Pearl is taking a short break from her COVID Ambassadorship role to direct readers’ attention to the plight of Christian Porter, Australia’s former Attorney General and protector of the rule of law. I look at Porter, strung out by the online frenzy over sexual assault allegations, and I see a man who deserves to rule, unhampered by marauding lefties and riff-raff activists.
With a political pedigree, private schooling, a law degree and illustrious legal career, Christian rose from immense privilege to the position of ensuring the integrity of Australia’s court system, dismantling the Family Court in the process (much to the mortification of legal and family violence experts). And, gals, who doesn’t love a man who was a former Cleo Bachelor of the Year (1999) finalist? Blonde, clean cut and oozing arrogance, according to The Daily Mail UK (which Pearl frequently consults), Porter submitted a self-portrait of a stick figure with large genitals for the competition, while alluding to his sexual prowess in his Cleo profile. I am sure the Prime Minister’s wife would approve. After all, this well-endowed Liberal is responsible for the draft of the Religious Discrimination Bill.
With all the antagonistic hysteria surrounding Christian, Pearl feels that his detractors have unfairly overlooked Porter’s greatest political success, achieved during his time as Minister for Social Security – putting the great unwashed back in their place via the implementation of Robodebt and the Cashless Welfare Card. When one resides in a privileged vacuum of black or white, good or evil, fair or unfair, empathising with those who exist in shades of grey is a hard gig. Through Robodebt, Christian was able to orchestrate a reign of terror over welfare recipients, a witch hunt (that cost as much to run as the amount recouped) involving debt collectors, passport confiscation and jail threats. Christian has refused to apologise to those impacted by the now abolished and “legally insufficient” (Porter’s words) debt scheme, pointing out that he “helped move 150,000 people off welfare”, conveniently forgetting the two reported suicides resulting from the system’s cruelty and the mysterious removal from office of any Administrative Appeals Tribunal member who questioned Robodebt’s legality.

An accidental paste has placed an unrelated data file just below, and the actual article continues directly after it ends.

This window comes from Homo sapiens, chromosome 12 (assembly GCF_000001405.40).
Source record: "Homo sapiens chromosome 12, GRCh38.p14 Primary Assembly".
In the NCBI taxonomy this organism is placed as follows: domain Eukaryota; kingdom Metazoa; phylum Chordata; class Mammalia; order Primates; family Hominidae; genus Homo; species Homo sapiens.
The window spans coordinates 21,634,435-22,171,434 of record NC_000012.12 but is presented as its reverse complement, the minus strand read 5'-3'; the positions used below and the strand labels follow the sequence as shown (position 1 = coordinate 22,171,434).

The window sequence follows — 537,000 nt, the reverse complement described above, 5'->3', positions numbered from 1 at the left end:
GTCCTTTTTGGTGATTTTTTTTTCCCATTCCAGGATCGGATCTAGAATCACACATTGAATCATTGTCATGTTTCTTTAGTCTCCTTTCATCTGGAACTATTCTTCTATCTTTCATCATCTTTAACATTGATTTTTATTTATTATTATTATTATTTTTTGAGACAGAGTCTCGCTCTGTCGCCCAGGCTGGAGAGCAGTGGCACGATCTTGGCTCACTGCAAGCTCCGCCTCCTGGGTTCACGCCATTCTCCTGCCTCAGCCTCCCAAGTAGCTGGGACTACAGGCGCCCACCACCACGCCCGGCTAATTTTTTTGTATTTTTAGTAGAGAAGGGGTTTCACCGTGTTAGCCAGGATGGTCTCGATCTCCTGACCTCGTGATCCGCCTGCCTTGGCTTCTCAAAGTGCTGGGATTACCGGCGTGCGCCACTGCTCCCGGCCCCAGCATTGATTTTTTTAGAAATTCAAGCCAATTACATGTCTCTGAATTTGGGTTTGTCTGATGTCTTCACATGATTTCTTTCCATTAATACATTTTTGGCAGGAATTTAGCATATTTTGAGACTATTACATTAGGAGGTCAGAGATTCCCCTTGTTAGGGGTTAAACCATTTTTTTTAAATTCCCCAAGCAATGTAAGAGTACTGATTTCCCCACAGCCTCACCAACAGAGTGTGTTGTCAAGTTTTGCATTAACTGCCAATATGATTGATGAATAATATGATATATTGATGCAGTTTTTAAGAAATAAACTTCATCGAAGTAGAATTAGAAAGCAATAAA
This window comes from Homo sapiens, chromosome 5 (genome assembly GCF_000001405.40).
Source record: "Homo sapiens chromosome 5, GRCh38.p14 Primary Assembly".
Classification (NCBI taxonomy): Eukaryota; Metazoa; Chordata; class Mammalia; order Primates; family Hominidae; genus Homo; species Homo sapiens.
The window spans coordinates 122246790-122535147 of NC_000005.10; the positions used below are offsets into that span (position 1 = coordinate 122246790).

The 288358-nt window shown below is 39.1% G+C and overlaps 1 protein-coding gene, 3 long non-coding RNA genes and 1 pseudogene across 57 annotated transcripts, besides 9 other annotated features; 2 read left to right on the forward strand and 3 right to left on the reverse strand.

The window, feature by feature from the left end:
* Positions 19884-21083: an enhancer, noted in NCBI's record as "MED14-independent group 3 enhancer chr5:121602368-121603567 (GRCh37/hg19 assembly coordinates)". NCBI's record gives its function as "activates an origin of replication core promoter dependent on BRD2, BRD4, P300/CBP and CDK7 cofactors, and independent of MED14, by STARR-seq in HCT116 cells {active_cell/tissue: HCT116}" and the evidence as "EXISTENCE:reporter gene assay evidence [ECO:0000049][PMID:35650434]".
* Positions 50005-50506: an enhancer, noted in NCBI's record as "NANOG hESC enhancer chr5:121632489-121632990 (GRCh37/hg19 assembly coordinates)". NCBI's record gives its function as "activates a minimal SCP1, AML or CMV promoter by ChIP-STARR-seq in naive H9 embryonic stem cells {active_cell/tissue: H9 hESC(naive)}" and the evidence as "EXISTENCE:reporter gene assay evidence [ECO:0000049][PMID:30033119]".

One of Christian’s greatest legacies (a “huge success”, according to Porter) remains in place – the Cashless Welfare Card. When one can afford to get drunk in the trendy bars of Canberra in the company of young women, it is reassuring to know one has prevented a myriad of welfare recipients from purchasing lotto tickets or pissing taxpayers’ money up the wall on Coolabah value-pack Sweet Fruity White.
Porter claims to have been unfairly treated, with a presumption of guilt that has effectively destroyed his career. Robodebt, which Porter presided over, “was an algorithmic weapon of calculated cruelty”, treating those resorting to welfare as criminals. Sometimes karma comes to those who cannot keep their kuracs secured in their Y-fronts. And unfortunately, for a jobs-and-growth-obsessed Australia, karma comes in the form of a new Attorney General –
Michaelia Cash. Groan.